Outside are puddles and the chill of Corvallis in February. But inside, the metallic beats rolling through Benton Hall ring with the warmth of a Caribbean summer.
It’s Thursday rehearsal time for the Oregon State University Steel Band, and Bob Brudvig is coaching himself and seven other players through The Beatles’ “Ob-La-Di, Ob-La-Da.”
Brudvig and senior Alyssa Aamondt tap out the melody on two lead pans the size and shape of giant, shiny, silver soup bowls. Behind them, sophomore Laura Schwenk and junior Renae Weiss give support, each on a two-pan double second just slightly larger and deeper than the leads.
Sophomore Nick Miller and freshman Grant Choitz fill in the deeper chords with three-pan “cellos,” each black pan half the size of an oil drum. The full-size bass drums — six of them — provide the sound’s foundation as senior Jesse Canady strikes his mallets.
Senior Jason Schubothe is the group’s “motor” tonight, tapping out a ringing series of 16th notes with pencil-sized metal sticks against his instrument, an old brake drum.
Brudvig, 46, is director of percussion studies and an assistant professor of music. The Albany resident has been a percussionist since seventh-grade band class at Memorial Middle School, and he’s played in small steel drum ensembles on and off for the past 12 years at OSU.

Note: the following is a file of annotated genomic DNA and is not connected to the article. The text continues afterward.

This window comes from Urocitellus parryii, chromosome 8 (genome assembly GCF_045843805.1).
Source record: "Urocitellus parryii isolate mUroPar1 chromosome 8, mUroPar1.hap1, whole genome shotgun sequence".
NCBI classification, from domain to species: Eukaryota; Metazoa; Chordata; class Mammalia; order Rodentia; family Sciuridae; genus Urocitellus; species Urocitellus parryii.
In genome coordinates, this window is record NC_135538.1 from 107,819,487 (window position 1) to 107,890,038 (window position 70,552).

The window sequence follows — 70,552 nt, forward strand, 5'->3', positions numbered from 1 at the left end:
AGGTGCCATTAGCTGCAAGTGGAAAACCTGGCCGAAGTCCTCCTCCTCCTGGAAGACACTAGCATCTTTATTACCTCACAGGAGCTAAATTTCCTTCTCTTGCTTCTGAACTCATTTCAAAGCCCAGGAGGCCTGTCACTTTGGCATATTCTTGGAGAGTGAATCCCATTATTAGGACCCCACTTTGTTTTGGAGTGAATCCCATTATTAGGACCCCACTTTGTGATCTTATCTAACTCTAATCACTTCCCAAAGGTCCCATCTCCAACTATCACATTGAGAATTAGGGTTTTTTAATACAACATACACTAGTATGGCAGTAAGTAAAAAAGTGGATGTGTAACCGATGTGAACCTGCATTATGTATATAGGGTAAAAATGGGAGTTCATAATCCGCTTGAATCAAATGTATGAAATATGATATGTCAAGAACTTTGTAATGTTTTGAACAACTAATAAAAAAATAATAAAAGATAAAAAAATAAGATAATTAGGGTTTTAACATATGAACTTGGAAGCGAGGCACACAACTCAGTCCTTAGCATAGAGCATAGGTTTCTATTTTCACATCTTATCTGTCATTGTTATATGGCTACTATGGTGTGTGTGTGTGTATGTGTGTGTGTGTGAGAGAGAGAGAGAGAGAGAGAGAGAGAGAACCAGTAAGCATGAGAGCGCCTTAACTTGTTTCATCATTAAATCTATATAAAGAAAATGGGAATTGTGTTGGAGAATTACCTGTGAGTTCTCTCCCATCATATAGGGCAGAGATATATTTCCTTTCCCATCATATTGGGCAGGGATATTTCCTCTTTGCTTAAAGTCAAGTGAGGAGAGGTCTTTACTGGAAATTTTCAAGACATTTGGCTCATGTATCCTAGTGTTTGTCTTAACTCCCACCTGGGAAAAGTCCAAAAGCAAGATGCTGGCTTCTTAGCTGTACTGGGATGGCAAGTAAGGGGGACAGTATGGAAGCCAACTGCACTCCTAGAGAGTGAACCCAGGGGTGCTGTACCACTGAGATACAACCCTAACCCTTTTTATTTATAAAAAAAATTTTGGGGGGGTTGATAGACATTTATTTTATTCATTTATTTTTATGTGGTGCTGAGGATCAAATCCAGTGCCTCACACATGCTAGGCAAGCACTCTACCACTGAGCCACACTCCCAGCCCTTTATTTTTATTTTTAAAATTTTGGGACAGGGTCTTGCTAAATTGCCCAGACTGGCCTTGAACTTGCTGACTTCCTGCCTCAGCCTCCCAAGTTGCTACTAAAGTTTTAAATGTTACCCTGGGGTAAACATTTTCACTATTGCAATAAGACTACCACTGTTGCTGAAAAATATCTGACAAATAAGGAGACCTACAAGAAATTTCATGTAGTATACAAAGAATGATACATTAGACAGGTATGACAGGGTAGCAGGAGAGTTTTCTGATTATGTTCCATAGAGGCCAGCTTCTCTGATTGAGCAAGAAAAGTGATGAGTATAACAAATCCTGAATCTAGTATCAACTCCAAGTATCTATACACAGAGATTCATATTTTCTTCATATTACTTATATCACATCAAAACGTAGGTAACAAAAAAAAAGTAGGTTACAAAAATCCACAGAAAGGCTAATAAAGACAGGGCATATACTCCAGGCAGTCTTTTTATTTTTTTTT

For the first time this year, however, Brudvig is leading a full-scale steel drum band, thanks to a $13,000 contribution by OSU’s Student Incidental Fee Committee, which distributes a portion of tuition money to student programs and activities.
The group numbers 14 when everyone is present, and people take turns on each instrument. All the members are involved in music at the university at one level or another, although some of them never touched a steel drum until the band came together five weeks ago.
“It’s actually not really that different,” said Canady, who’s more used to playing the tuba. Once you can read music, he says, a bass line is a bass line.
Choitz struggled at first with the circular pattern of the cello notes, which isn’t as intuitive as the marimba, the instrument he usually plays. “None of the notes are where you want them to be,” he says. “You basically have to memorize where they are.”
The steel band is both a music class and a working, gigging group, a place where students can play for both credit and cash.
The cash, if any, goes back into the program to purchase sheet music and keep the instruments in good shape. It takes a professional to tune them, Brudvig says, carefully tapping any dents back to their proper size and depth.
A 1984 graduate of West Albany High School, Brudvig began his musical career at age 6 with piano practice. But he loved drums, too, and was intrigued by the steel drums he heard in his first year pursuing his Doctor of Musical Arts at the University of Arizona. By his second year, he was leading the university’s two steel-drum groups.
Never heard a steel drum before? “Think cruise ship,” Brudvig suggests. “Think tiki bars. Florida. For popular artists, think Jimmy Buffett.”
Not that the steel drum is restricted to reggae and calypso. In Trinidad, the birthplace of the instrument, large groups of steel-drum players regularly gather to play entire symphonies of classical arrangements.